Emotional Reasoning – Allowing your emotions to dictate your interpretations of situations rather than being objective, assuming that because you feel that way, it must be true. “I feel embarrassed, so I must be dumb,” or “I didn’t get invited to his party – he must not like me.”

Personalization – Blaming yourself, taking responsibility for things that aren’t your fault, assuming if someone has a negative emotion, it is a response to something you’ve done. The opposite of this, of course, being that you blame others for something you know was your own doing.

Labeling – Assigning labels to other people or ourselves, evaluating our self-worth and others’ worth in inappropriate ways “I’m a loser,” “She’s such an idiot,” “stupid,” “fat.”

When you recognize these maladaptive thought patterns as they happen, you will be able to decrease unnecessary stress, anxiety, and depressive symptoms you’re causing yourself by misinterpreting your situations.

What Forgiveness is, Really.

The idea of forgiveness is a common misconception amongst a number of my students and clients. When I mention the word “forgiveness” in response to a client’s experience of a particularly nasty betrayal, I’m frequently either laughed at or met with irritability. The thing is, forgiveness is not dropping the subject and never broaching it again.

Forgiveness is:
understanding that you’ve been wronged, maliciously or unintentionally, by another and deciding to let go of hanging onto the bitterness, resentment and other emotions linked to the incident (which, by the way, you have every right to feel). It is making the conscious effort to extend grace, beneficence, and compassion to the wrongdoer, even though that person is entitled to absolutely none of it (Enright & Fitzgibbons, 2000).

Forgiveness is absolutely not:
simply saying the words and moving on. It’s not pardoning the behavior of the perpetrator, particularly if malice was involved. It’s not making an excuse or justifying what happened, it’s not letting go of any and all resentment one might feel about the incident, it’s not seeking revenge or holding onto a debt owed by the one who harmed you, and it certainly is not simply deciding, “I’m over it.”

Get off the hook.
One of my favorite pieces of forgiveness psychoeducation I use that is fantastic for kiddos and adults alike is the metaphor of a giant fishing hook. Hanging onto bitterness is like putting yourself on that fishing hook, the same way you’d put on a shrimp or a worm. After you’ve put yourself on, you add your offender. As you might imagine, being on a pointed, metal hook is incredibly painful. Not to mention, where you go, so does your perpetrator – you know, since you’ve put both of you on that same hook.

The only way out of this nasty situation and get yourself off that hook is to allow the person who wronged you off first. By keeping him or her on the hook, you’re opening yourself up to a lengthy stay in an unhappy place.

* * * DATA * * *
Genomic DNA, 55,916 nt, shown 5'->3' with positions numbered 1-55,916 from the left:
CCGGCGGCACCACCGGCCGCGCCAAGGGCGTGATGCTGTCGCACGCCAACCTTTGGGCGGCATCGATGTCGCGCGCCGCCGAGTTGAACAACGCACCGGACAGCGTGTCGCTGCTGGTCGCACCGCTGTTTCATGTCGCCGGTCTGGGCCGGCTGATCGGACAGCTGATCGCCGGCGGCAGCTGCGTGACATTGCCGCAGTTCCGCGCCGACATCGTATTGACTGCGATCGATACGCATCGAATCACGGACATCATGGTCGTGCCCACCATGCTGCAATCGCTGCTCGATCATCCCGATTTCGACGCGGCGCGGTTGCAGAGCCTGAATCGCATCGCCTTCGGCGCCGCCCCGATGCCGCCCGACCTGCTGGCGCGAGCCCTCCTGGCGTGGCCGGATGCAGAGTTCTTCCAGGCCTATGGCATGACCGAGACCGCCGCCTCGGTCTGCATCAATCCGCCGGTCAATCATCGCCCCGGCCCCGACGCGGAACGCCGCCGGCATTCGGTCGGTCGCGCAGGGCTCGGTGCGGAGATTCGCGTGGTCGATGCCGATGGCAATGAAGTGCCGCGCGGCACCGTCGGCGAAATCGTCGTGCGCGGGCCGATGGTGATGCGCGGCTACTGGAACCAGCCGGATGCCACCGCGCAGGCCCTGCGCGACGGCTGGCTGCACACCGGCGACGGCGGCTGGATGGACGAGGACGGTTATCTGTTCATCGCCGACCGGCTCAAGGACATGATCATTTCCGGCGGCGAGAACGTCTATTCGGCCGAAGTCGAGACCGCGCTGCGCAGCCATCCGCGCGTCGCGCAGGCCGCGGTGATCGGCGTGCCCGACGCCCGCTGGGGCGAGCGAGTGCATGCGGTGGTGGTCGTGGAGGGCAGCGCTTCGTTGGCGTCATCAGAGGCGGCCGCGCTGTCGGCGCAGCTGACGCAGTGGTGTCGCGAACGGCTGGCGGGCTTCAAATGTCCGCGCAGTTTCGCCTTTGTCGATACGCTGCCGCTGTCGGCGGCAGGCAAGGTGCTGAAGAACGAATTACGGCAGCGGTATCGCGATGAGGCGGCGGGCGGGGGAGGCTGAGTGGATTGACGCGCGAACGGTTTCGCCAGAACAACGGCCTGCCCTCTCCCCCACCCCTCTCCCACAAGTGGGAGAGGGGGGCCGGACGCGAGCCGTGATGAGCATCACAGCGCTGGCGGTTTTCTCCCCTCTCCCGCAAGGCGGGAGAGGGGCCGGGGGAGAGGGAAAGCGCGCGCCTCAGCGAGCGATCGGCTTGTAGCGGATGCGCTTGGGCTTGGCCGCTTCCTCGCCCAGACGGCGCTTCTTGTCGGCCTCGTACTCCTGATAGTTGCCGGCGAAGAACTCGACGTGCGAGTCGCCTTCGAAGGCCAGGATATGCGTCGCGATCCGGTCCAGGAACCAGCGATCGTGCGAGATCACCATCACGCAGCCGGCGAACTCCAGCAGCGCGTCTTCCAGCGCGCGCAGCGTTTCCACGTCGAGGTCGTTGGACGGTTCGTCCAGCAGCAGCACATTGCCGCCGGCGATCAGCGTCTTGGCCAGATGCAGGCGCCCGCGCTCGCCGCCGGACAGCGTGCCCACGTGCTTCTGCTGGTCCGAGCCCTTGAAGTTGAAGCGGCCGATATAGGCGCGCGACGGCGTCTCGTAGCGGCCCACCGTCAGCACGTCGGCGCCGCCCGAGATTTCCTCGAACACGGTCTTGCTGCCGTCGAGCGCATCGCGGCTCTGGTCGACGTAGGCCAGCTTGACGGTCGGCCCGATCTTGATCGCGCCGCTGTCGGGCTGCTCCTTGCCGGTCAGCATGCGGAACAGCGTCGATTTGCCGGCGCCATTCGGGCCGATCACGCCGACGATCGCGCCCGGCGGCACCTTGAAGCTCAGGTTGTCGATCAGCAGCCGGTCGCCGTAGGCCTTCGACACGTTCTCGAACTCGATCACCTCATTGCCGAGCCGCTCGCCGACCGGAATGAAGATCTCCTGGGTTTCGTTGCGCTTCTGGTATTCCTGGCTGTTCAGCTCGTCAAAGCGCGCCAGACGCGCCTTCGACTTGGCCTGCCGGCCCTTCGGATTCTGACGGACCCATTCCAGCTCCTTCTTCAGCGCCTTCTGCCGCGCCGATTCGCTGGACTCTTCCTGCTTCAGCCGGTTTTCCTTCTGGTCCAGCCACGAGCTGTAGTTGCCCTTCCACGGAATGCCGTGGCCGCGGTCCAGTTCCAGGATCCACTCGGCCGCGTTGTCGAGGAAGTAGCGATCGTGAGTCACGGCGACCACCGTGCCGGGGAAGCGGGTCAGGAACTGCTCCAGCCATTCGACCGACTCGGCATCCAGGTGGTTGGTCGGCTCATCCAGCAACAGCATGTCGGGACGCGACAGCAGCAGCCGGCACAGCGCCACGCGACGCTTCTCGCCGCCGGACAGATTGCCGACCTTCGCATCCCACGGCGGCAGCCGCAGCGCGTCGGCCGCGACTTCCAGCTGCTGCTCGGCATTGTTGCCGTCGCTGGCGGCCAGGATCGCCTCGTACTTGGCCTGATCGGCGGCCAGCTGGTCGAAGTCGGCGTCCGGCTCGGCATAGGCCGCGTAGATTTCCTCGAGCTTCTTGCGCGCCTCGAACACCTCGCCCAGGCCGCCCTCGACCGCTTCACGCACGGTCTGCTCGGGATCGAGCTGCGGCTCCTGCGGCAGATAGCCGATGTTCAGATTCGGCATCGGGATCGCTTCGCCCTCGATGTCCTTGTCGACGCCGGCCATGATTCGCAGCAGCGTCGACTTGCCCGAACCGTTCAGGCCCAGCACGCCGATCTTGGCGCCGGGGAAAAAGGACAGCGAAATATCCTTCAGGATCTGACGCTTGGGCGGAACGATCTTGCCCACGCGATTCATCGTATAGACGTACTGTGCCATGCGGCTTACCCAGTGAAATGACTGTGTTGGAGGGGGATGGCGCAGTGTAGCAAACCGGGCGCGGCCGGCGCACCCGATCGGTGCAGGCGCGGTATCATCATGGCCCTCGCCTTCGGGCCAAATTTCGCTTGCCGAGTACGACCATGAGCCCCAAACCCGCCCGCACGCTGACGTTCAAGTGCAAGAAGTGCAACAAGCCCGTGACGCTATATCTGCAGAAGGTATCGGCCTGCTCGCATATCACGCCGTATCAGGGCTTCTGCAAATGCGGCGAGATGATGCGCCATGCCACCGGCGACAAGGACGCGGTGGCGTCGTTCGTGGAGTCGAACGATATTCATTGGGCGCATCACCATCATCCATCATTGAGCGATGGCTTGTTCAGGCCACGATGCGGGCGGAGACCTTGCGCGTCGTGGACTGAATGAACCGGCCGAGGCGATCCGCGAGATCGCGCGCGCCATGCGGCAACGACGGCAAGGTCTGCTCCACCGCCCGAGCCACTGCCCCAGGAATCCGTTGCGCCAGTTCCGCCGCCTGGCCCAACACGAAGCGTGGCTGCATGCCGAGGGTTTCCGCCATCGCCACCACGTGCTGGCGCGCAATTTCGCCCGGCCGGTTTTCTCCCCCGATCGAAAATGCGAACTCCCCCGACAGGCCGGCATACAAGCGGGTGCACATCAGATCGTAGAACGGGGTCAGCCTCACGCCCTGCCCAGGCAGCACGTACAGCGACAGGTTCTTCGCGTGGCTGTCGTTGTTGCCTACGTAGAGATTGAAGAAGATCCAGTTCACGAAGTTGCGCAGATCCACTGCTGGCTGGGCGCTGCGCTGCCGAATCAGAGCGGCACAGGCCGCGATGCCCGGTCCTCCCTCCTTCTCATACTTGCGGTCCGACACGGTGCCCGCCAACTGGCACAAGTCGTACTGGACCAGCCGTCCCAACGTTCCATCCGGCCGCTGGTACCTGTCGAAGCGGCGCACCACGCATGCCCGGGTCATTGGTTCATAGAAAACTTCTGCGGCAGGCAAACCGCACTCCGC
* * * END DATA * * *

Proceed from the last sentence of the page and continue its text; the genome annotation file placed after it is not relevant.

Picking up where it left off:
It’s time to retrain our brains to understand what forgiveness is, really. Allow yourself to move on from negative people and the pains of the past in order to live a more fulfilling and open life. Recognize the emotions you have related to the injury, stop the thoughts of revenge, put yourself in the other person’s shoes (can be difficult, I know), make the conscious decision to accept the hurtful emotions caused by the betrayal, and let the person off your hook.

MegAnne Duke, LCSW, LCDCi

Become engaged in your life again

Nearly everyone experiences periods of depression, anxiety, frustration, or feeling stuck, and deciding to seek help is the first, most audacious step in a person’s mental health journey. Licensed in Texas, Kansas, Missouri, Indiana, and Florida, I specialize in the mental health and well-being of individuals and their families in the reproductive years. We will collaborate to discuss ways to increase insight and awareness for you to become more engaged in your own life in a safe, non-judgmental, solution-focused environment with a sense of humor.

Something unique about my practice is my use of Solution-Focused Brief Therapy, which allows us to focus on your changes to help you make progress toward your goals from day one. Together, we will explore how you are coping with the changes in your life and find tools you can use to better manage life transitions.

Additionally, we will work to build communication with your school/work, friends, and loved ones to create the structure and build the coping skills you need to thrive. I specialize in working with people who are experiencing intense reactions to changes, life transitions, feeling overwhelmed, and the disruption all around us.

-Meg Duke, LCSW Supervisor, LSCSW Supervisor, LCDC

Click here to for my contact information to schedule an initial consultation.